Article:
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Toleration, for God’s Sake

Reviewed by Adam Wolfson

How the Idea of Religious Toleration Came to the West
by Perez Zagorin
Princeton University Press, 2003, 371 pages.


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I
ntellectual history has long since fallen from favor, having been replaced within the academy by the new social history, cultural history, gendered history, and what have you. But there was a time when intellectual history reigned supreme. Its practitioners took for their study the most important and expansive of subjects—like the ideas of freedom, equality, or democracy. It is true that some of these “history of ideas” studies could seem, in the wrong hands, rather canned. But in the right hands, they were history at its very best, and we are fortunate that it is still practiced at its highest level by a master like Perez Zagorin.
 
An emeritus professor of history at the University of Rochester, Zagorin has authored well-received books on Francis Bacon, Thucydides, and Milton, as well as many other rich and thoughtful historical studies. More recently, Zagorin completed How the Idea of Religious Toleration Came to the West. Appearing just a few years after the September 11 attacks—surely one of the most extreme cases of religious intolerance in modern times—Zagorin’s scholarly study gained an urgency it might otherwise not have had.
In writing an intellectual history of toleration, Zagorin is covering well-trodden ground. We already have W.K. Jordan’s The Development of Religious Toleration in England, Joseph Lecler’s Toleration and the Reformation, and Henry Kamen’s The Rise of Toleration, not to mention many more specialized studies of such thinkers as Spinoza, Locke, Bayle, and others who were central in the story of toleration’s rise and spread. But Zagorin’s book is undoubtedly the best general history to date. Where earlier studies tended to be overly detailed or oversimplified, Zagorin has found just the right balance between careful exegesis of key toleration texts and useful explanation of the historical context in which the debates took place.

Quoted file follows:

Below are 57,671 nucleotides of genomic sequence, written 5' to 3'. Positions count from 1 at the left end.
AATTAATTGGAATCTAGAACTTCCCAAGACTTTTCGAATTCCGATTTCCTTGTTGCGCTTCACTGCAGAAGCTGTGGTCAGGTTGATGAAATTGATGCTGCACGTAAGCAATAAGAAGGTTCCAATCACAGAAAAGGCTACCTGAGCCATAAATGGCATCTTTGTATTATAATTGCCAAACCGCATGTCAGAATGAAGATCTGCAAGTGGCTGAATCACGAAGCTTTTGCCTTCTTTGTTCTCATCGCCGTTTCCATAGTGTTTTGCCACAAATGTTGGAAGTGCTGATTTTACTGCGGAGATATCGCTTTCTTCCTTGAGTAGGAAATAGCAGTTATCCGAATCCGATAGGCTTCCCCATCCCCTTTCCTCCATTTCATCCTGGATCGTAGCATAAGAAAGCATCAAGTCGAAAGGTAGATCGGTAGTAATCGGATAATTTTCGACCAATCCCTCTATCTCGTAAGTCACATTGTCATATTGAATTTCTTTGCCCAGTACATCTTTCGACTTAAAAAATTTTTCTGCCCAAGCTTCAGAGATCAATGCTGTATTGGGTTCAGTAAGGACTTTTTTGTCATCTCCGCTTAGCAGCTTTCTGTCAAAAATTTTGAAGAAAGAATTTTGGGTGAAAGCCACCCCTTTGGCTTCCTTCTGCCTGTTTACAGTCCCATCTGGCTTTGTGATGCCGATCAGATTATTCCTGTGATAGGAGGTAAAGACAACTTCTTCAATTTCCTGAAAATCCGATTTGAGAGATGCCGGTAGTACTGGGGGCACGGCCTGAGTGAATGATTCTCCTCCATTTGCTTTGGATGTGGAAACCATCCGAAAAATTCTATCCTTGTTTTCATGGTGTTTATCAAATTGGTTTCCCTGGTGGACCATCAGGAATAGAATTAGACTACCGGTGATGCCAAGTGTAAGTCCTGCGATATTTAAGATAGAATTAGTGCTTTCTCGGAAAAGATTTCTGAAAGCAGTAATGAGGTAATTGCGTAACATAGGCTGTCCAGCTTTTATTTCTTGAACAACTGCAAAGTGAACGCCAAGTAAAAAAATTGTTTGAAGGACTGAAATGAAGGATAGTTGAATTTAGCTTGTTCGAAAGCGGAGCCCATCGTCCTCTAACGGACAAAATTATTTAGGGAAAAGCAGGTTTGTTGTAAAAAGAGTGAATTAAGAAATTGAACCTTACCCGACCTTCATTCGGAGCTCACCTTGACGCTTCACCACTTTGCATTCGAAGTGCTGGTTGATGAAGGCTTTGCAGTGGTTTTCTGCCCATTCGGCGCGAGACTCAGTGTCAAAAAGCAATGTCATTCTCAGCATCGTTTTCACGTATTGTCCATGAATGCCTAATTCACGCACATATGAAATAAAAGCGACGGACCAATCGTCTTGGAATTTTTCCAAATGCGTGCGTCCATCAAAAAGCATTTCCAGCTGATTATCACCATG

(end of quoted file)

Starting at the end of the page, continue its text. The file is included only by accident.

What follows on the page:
A complete history of toleration must begin with its pre-history. For as Zagorin points out, the principle of toleration came to the West rather late, having to supplant what Lord Acton called “a system of Persecution”—or what James Madison called “that diabolical Hell-conceived principle of persecution.” Hell-conceived, yes, but as Zagorin makes clear, a lot of great Christian thinkers defended persecution, deeming it perfectly in accord with—even demanded by—the words of Jesus himself.
No less a Christian sage than Augustine offered elaborate justifications for the persecution of heretics—including killing them if necessary. It was in his theological struggles with three heresies—Manichaeanism, Pelagianism, and Donatism—that Augustine first came around to defending coercion in religion. By his own account, he was originally opposed to coercing religious belief, but when he discovered that it seemed to work, that Donatists could be successfully “converted to Catholic unity by the fear of imperial laws,” he had a change of mind. If physical pain could convert the wayward to the true faith, then one was only administering them a great mercy. Better for them to suffer a few lashings in this world than suffer eternally in hell. Thus did Augustine come to endorse what Zagorin aptly calls a “pedagogy of fear to effect a change of heart.”
Augustine also found justification for a coercive policy in Jesus’ “parable of the tares” in the Gospel of Matthew as well as in the “parable of the feast” in the Gospel of Luke. This latter parable, in particular, would become central to subsequent debates over toleration. The Gospel tells of a man who prepared a great feast, and then told his servants to “go out in the highways and hedges, and compel them to come in, that my house may be filled.” As Zagorin explains, Augustine took this as a clear scriptural mandate to compel people “to do right.”
From this point onward persecution became an accepted Christian principle and practice, one that would culminate in the Inquisition and the wars of religion between Protestants and Catholics. The penalty for heresy was death (frequently by fire), and in one especially bloody period thousands of heretics received this legally sanctioned penalty. Even that humane philosopher Thomas Aquinas gave his blessing to such practices, declaring that heretics “deserve not only to be separated from the Church by excommunication, but also to be shut off from the world by death.”
As Zagorin ruefully comments, a distinctive and powerful “Christian theory of persecution” emerged—concocted not by criminals or sadists but by some of Christianity’s greatest minds and most pious adherents. “Because this theory was embraced by men of high moral character,” he explains, “it is possible to describe the religious persecution of earlier centuries as persecution with a good conscience.” This would cause difficult problems for any possible reformation. If persecution were ever to be overcome, a genuine transvaluation of values would have to be effected.

Adam Wolfson is Consulting Editor of Commentary and a Senior Fellow at the Ethics and Public Policy Center.






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